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October 12, 1926 - June 22, 2020 - The world has lost a truly good person with the passing of Dolores Hurtado, née Dolores Krchmarek.

SUBMITTED PHOTO - Dolores HurtadoThe world has lost a truly good person with the passing of Dolores Hurtado, née Dolores Krchmarek. Dolores was a devoted mother and grandmother, lover of words, music, art and nature, and a passionate and energetic political and social activist. She was also a loving and supportive friend to many.

In the words of longtime Portland artist George Johanson, who along with his wife Phyllis was a great friend of Dolores for over 60 years,"She was such an intelligent and caring person. And she took the time and used her energies to put her ideals into practice. Her life and efforts made a difference in this world... She was one of the really good people... [she] had many great qualities. She was one of those who are the salt of the earth."

Dolores grew up as an only child in a working class family in Cleveland, Ohio where she excelled scholastically and developed her lifelong love of words (reading, writing, editing, crossword puzzles and Scrabble). She earned a scholarship to Oberlin College where she met her future husband Arnold Hurtado. After graduating from Oberlin, she moved with Arnold to Boston where she earned a masters degree in social work.

Dolores and Arnold chose Lake Oswego as their home in the late 1950s. While Arnold practiced medicine with Kaiser Permanente, Dolores devoted her time and energy to numerous political campaigns and social causes. She was codirector of the Eugene McCarthy campaign in Oregon in 1968 and attended the notoriously "tense and confrontational" Democratic convention in Chicago that year. In the 1970s, she was a co-chair of the Oregon Chapter of Common Cause. She was an anti-nuclear power and anti-war activist and later focused her energy on anti-WTO activities. She used her exceptional organizational skills to help numerous political candidates get their starts in the Oregon House and Senate. She continued her activism into her 80s when she spearheaded a successful campaign to block the City of Tualatin from running a highway through the local park.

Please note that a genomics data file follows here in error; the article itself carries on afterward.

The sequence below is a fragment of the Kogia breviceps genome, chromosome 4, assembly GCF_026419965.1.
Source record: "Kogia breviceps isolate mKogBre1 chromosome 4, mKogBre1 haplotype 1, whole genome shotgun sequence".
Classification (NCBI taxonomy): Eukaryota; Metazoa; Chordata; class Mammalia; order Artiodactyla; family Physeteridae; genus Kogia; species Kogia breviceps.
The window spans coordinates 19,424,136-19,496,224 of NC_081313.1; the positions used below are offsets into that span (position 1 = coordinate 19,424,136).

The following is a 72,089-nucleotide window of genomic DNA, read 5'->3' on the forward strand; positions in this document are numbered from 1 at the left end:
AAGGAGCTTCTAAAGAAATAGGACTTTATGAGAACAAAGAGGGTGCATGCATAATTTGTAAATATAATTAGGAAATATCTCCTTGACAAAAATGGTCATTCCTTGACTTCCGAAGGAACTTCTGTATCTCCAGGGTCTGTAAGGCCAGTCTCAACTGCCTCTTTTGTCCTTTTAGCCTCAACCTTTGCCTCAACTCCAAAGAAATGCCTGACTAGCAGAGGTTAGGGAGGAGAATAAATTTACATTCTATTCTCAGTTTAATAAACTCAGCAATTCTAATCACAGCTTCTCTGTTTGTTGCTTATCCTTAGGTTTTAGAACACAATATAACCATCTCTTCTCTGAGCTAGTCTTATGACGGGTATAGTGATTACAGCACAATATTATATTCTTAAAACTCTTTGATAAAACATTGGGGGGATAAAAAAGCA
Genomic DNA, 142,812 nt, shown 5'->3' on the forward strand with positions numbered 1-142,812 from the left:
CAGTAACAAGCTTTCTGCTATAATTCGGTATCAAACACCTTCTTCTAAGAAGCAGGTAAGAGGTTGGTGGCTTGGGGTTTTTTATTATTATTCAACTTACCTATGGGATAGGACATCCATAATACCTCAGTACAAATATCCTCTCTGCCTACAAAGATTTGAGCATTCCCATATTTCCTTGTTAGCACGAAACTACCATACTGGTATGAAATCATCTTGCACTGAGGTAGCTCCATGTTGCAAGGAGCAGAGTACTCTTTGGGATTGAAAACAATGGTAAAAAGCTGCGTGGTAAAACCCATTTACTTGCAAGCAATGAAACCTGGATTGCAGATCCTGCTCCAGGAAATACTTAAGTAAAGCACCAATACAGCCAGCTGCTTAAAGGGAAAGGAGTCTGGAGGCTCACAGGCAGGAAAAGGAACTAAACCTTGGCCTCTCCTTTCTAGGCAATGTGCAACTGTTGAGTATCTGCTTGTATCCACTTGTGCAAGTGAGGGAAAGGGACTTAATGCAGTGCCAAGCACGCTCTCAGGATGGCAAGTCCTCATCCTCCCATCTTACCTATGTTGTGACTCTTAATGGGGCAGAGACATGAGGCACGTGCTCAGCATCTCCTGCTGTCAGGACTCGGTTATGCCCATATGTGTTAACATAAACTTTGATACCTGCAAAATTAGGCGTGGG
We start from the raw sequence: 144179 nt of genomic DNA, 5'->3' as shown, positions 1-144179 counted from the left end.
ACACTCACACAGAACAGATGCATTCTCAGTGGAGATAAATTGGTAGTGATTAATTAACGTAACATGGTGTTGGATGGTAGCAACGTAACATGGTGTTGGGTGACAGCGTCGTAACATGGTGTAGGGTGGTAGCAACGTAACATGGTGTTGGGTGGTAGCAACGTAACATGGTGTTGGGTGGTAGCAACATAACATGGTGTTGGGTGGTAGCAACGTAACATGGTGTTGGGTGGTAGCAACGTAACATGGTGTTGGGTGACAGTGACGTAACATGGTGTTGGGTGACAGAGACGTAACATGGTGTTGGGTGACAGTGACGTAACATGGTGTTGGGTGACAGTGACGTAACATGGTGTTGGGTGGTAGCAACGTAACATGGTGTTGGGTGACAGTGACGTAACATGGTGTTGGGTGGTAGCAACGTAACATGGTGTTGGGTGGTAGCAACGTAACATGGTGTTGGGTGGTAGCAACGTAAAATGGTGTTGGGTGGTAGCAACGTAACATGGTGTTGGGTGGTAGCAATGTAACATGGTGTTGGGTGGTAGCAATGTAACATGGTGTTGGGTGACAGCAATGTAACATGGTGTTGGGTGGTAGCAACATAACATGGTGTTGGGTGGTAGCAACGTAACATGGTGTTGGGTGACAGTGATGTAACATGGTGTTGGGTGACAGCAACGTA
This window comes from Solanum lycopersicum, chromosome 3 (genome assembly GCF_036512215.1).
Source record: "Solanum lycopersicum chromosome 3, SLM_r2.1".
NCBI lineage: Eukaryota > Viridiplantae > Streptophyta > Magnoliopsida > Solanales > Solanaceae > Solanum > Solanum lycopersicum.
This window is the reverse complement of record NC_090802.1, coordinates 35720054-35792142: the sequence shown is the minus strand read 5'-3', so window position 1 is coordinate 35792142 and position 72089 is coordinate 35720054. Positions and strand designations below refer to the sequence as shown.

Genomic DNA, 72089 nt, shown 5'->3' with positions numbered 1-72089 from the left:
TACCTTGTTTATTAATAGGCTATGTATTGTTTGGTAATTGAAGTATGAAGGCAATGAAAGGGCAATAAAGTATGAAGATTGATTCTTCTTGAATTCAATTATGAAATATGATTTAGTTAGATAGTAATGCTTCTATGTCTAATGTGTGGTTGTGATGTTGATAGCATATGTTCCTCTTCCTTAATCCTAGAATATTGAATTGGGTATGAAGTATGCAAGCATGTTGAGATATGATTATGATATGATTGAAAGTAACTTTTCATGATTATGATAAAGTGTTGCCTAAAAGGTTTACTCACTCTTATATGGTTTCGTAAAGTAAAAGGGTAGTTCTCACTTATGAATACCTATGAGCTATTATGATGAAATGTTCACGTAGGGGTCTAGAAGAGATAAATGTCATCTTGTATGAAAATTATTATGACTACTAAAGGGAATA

Dolores moved from activism to employment in the 1970s, starting out in support level jobs and ending her career as president of Portland Energy Conservation Inc., a non-profit that pioneered energy conservation in Oregon.

Family was also very important to Dolores. She was a loving mother who encouraged her children's interests and supported their growth throughout her life. She loved getting the family together for celebrations at her house and continued to do so well into her 80s.

She was an adoring grandmother who cherished spending time with her grandchildren. She was incredibly supportive of them, attending numerous concerts, sporting events and school activities. She spent endless hours playing Monopoly and other games during sleepovers.

She also enjoyed spending time with friends at book groups, dinners out and evenings at the symphony. Many friends looked forward to her joyous annual Christmas caroling party.

Dolores was passionate about Oregon and never got over its incredible beauty. She loved hiking, camping, cross country skiing and just being outside in Oregon's lush greenery.

After a hip fracture at age 88, Dolores had a gradual decline of mind and body. Despite her losses, she maintained many of her wonderful traits and was a pleasure to visit.

She is survived by her three children, Joel Hurtado (Nadine), Laurie Hurtado Vessely (Andy), and Jason Hurtado Daniels (Jennifer) and her seven grandchildren, Russell and Sierra Hurtado, Ben and Chris Vessely, and Eleanor, Thaddeus, and Theodore Daniels.

Dolores Hurtado exemplifies a life well lived. Her dedication to family, friends and the broader community has created a legacy that will continue for generations.

Please consider making a donation in her honor to the Southern Poverty Law Center.

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